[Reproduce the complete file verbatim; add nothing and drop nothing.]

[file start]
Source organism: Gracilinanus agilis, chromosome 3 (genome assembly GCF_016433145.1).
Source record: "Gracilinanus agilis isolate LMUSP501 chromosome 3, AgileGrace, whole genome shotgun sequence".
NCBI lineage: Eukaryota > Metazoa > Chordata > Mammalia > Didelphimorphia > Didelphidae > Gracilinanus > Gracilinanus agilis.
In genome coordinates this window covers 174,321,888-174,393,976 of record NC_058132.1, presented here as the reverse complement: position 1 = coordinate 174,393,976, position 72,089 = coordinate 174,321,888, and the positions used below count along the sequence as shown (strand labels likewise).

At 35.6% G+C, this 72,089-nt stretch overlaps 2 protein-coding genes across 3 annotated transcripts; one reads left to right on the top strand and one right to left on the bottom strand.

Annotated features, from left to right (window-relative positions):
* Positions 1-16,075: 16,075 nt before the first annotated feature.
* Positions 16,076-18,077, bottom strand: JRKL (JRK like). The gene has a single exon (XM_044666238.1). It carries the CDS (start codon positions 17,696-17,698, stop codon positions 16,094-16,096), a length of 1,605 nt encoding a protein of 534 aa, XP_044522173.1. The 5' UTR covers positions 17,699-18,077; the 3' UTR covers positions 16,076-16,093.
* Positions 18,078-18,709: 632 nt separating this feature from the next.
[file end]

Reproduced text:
Source organism: Gracilinanus agilis, chromosome 3 (genome assembly GCF_016433145.1).
Source record: "Gracilinanus agilis isolate LMUSP501 chromosome 3, AgileGrace, whole genome shotgun sequence".
NCBI lineage: Eukaryota > Metazoa > Chordata > Mammalia > Didelphimorphia > Didelphidae > Gracilinanus > Gracilinanus agilis.
In genome coordinates this window covers 174,321,888-174,393,976 of record NC_058132.1, presented here as the reverse complement: position 1 = coordinate 174,393,976, position 72,089 = coordinate 174,321,888, and the positions used below count along the sequence as shown (strand labels likewise).

At 35.6% G+C, this 72,089-nt stretch overlaps 2 protein-coding genes across 3 annotated transcripts; one reads left to right on the top strand and one right to left on the bottom strand.

Annotated features, from left to right (window-relative positions):
* Positions 1-16,075: 16,075 nt before the first annotated feature.
* Positions 16,076-18,077, bottom strand: JRKL (JRK like). The gene has a single exon (XM_044666238.1). It carries the CDS (start codon positions 17,696-17,698, stop codon positions 16,094-16,096), a length of 1,605 nt encoding a protein of 534 aa, XP_044522173.1. The 5' UTR covers positions 17,699-18,077; the 3' UTR covers positions 16,076-16,093.
* Positions 18,078-18,709: 632 nt separating this feature from the next.